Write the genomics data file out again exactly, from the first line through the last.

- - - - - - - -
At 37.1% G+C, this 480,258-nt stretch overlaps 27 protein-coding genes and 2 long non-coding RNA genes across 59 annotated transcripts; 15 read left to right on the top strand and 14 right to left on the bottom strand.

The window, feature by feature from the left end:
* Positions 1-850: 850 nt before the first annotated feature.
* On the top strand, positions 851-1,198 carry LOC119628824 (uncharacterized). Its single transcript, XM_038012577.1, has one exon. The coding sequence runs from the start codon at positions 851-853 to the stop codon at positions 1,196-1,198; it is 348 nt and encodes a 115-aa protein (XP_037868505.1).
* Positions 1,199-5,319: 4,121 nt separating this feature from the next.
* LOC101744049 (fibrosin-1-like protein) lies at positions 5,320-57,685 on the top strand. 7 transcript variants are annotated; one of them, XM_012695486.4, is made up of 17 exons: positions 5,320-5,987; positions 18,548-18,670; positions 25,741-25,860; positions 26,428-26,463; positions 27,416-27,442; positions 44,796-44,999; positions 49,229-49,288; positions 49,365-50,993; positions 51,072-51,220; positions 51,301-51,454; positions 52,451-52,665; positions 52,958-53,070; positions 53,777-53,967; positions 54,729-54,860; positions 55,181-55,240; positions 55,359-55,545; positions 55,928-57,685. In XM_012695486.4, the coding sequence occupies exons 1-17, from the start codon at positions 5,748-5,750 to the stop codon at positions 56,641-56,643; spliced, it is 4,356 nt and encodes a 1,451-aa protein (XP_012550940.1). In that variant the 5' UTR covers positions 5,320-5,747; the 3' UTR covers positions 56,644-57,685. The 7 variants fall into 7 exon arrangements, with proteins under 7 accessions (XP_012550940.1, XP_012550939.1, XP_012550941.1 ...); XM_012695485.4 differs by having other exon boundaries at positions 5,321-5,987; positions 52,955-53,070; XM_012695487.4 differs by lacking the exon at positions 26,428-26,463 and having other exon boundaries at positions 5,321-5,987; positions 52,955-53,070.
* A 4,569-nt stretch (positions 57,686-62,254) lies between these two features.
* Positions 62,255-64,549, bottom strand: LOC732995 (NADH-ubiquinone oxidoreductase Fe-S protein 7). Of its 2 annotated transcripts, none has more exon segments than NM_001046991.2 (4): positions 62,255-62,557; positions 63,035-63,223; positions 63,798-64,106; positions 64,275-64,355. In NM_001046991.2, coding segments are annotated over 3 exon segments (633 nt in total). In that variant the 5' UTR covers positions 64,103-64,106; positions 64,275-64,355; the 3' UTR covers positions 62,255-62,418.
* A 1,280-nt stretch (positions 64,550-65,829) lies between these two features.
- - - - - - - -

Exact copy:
At 37.1% G+C, this 480,258-nt stretch overlaps 27 protein-coding genes and 2 long non-coding RNA genes across 59 annotated transcripts; 15 read left to right on the top strand and 14 right to left on the bottom strand.

The window, feature by feature from the left end:
* Positions 1-850: 850 nt before the first annotated feature.
* On the top strand, positions 851-1,198 carry LOC119628824 (uncharacterized). Its single transcript, XM_038012577.1, has one exon. The coding sequence runs from the start codon at positions 851-853 to the stop codon at positions 1,196-1,198; it is 348 nt and encodes a 115-aa protein (XP_037868505.1).
* Positions 1,199-5,319: 4,121 nt separating this feature from the next.
* LOC101744049 (fibrosin-1-like protein) lies at positions 5,320-57,685 on the top strand. 7 transcript variants are annotated; one of them, XM_012695486.4, is made up of 17 exons: positions 5,320-5,987; positions 18,548-18,670; positions 25,741-25,860; positions 26,428-26,463; positions 27,416-27,442; positions 44,796-44,999; positions 49,229-49,288; positions 49,365-50,993; positions 51,072-51,220; positions 51,301-51,454; positions 52,451-52,665; positions 52,958-53,070; positions 53,777-53,967; positions 54,729-54,860; positions 55,181-55,240; positions 55,359-55,545; positions 55,928-57,685. In XM_012695486.4, the coding sequence occupies exons 1-17, from the start codon at positions 5,748-5,750 to the stop codon at positions 56,641-56,643; spliced, it is 4,356 nt and encodes a 1,451-aa protein (XP_012550940.1). In that variant the 5' UTR covers positions 5,320-5,747; the 3' UTR covers positions 56,644-57,685. The 7 variants fall into 7 exon arrangements, with proteins under 7 accessions (XP_012550940.1, XP_012550939.1, XP_012550941.1 ...); XM_012695485.4 differs by having other exon boundaries at positions 5,321-5,987; positions 52,955-53,070; XM_012695487.4 differs by lacking the exon at positions 26,428-26,463 and having other exon boundaries at positions 5,321-5,987; positions 52,955-53,070.
* A 4,569-nt stretch (positions 57,686-62,254) lies between these two features.
* Positions 62,255-64,549, bottom strand: LOC732995 (NADH-ubiquinone oxidoreductase Fe-S protein 7). Of its 2 annotated transcripts, none has more exon segments than NM_001046991.2 (4): positions 62,255-62,557; positions 63,035-63,223; positions 63,798-64,106; positions 64,275-64,355. In NM_001046991.2, coding segments are annotated over 3 exon segments (633 nt in total). In that variant the 5' UTR covers positions 64,103-64,106; positions 64,275-64,355; the 3' UTR covers positions 62,255-62,418.
* A 1,280-nt stretch (positions 64,550-65,829) lies between these two features.